Lead and sugar
Don't say I never did anything for you. I finished the commodities book I plugged a few posts back. His basic advice: lead and sugar. The Red Chinese are building many cars, each of which needs a lead-acid battery. The whole world is becoming even more addicted to and able to afford more sugar. In both cases production is difficult to ramp up. Don't blame me if aliens come down and give us a brand new power source and we don't need lead-acid batteries any more. Or if the same, or a related bunch of aliens bring along a new taste sensation, easily produced from ordinary rocks, that totally displaces sugar.
Too darn hot
As you can see here Tallahassee is just too warm for January. Oh, I know you Minnesotans are jealous, but I could use some of that 30-degree weather coming later in the week. It is instructive how much the forecasts change as the days go by. Friday's low is supposed to be 37F now (on Monday). How much you wanna bet it'll be three to four degrees different, one way or the other, by the time it actually becomes Friday? And these people say they can tell the whole Earth will be 3.5 degrees warmer in a hundred years! Right!

Sunday, January 09, 2005

World's greatest mass murderer
As now reported by the New York Times (via Instapundit - you didn't think I'd go to the NYT of my own volition, did you?), DDT is an effective agent against malaria. The use of DDT has been opposed for four decades now by "environmentalists" who care more about rumors of thinning egg shells than they do about tens of millions of proven dead children and Third World residents. But then Third Worlders don't contribute to Greenpeace or the Sierra Club, do they? And the impetus for this insane genocide came from one book: Silent Spring, by Rachel Carson, who thereby qualifies, beating out Hitler, Stalin, Mao, Genghis Khan, Attila and the Pope(s) for the most prolific killer of human beings in the history of the planet. How do you like your blue-eyed, oh-so-sincere ruthless lying hypocrite, Mr. Death?
A hobo is a hobo
What these Hawaiians don't understand is that "homelessness" has little to do with mental illness or alcoholism or even being a veteran. People wander the streets of a nice warm place like Hawaii because it's easier than getting a job. When you've got legions of social workers and a permissive bureaucracy showering you with temporary shelter when it rains, food, even money in the case of SSI-grifters, "disabled" veterans and even the retired, why should you take on the cares and woes of regular bill-paying? When the cops won't arrest you for vagrancy and you have no self-respect and regard yourself as a victim of an "unfair" society, and you've given up on yourself, what could possibly keep you off the public beaches and streets and parks? Wait a minute, I'm almost convincing myself to go bumming in Hawaii. But no. I still have dreams.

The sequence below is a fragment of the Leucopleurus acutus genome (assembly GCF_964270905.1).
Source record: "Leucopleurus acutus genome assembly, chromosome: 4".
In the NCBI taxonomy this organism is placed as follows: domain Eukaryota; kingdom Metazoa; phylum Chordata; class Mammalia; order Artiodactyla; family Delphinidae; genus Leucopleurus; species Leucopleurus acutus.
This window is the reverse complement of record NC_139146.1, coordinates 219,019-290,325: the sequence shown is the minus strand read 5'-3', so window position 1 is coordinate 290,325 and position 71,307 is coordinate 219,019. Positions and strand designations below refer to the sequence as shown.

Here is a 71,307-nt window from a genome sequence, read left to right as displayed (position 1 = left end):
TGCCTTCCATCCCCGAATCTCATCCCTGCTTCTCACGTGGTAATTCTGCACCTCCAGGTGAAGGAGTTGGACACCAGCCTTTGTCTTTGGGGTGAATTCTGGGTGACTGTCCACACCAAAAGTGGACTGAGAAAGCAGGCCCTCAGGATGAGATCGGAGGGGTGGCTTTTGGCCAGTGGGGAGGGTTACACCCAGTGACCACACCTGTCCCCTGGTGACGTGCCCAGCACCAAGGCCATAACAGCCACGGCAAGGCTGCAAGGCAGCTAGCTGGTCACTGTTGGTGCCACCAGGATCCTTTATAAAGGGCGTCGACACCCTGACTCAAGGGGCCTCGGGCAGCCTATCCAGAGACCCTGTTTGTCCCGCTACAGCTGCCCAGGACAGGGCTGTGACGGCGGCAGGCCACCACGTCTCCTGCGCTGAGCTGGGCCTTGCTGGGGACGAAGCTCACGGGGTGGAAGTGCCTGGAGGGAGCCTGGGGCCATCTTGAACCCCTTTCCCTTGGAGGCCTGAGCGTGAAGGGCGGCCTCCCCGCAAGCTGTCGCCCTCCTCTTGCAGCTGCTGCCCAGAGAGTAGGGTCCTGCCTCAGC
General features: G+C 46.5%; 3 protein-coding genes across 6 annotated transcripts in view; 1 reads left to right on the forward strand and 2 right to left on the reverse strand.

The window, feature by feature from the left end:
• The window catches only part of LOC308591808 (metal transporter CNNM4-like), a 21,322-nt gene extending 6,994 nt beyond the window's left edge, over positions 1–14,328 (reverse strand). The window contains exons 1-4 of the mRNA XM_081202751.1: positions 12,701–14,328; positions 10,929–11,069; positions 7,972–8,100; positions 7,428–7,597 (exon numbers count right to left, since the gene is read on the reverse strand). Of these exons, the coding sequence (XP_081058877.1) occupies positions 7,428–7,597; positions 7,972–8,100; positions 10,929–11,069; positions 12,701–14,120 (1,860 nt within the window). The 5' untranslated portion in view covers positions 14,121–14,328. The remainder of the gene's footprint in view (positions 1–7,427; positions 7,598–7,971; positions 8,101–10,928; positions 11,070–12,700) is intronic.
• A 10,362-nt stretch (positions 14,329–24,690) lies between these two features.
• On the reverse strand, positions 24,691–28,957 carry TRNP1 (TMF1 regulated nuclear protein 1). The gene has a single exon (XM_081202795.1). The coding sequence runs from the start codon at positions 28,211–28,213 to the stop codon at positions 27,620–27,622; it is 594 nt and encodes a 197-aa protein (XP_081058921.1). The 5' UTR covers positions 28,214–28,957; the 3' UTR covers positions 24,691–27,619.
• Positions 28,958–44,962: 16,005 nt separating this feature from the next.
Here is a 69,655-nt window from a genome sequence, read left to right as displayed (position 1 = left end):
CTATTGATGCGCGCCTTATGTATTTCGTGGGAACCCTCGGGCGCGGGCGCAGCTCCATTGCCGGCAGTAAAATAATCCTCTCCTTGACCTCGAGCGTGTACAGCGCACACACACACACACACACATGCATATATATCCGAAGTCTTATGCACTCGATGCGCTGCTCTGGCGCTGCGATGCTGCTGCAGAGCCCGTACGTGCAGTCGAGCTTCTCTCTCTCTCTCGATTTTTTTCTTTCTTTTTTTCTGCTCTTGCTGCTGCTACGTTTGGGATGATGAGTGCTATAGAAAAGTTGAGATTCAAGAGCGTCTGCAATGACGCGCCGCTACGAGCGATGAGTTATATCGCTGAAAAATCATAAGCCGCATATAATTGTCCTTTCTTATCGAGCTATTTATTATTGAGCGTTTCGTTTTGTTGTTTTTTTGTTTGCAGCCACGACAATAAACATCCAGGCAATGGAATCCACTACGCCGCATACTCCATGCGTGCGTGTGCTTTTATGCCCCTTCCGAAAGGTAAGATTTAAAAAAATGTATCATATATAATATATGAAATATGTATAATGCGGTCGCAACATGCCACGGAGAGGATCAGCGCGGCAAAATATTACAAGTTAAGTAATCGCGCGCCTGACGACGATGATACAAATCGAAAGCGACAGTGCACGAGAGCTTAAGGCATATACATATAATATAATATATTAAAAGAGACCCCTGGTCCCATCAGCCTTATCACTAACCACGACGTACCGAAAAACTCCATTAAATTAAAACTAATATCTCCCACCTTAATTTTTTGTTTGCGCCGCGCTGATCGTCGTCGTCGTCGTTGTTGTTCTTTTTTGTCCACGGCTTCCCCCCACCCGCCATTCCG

Commodities - again
I've been reading about commodities since the Sixties, but have never done any investing, for the simple yet powerful reason that I've never had any money to invest! But I just got this guy's book and am all cranked up again about the possibilities. I've always liked commodities because they're easy to understand. People eat more meat and less corn and the price of corn goes down. Simple. Wait a minute. People eat more meat, say because of the Atkins diet, and so the price of feed corn for hogs goes up, putting pressure on farmers to plant more feed corn and less man-corn and raising its price. Hmm. Maybe it isn't quite so simple after all. But it's a heck of a lot more transparent, at least in theory, than corporate IPO skullduggery and whether housewives will keep buying Martha Stewart tablecloths at K-mart even though she's in prison. Or will the extra publicity make the housewives even more eager to buy Martha Stewart stuff? That calculation makes the corn/meat formula look like child's play. So if I ever do get any money to invest, commodities will get a long hard look. Besides, money invested in commodities would provide perfect blogmeat. Every day something happens to the price of corn.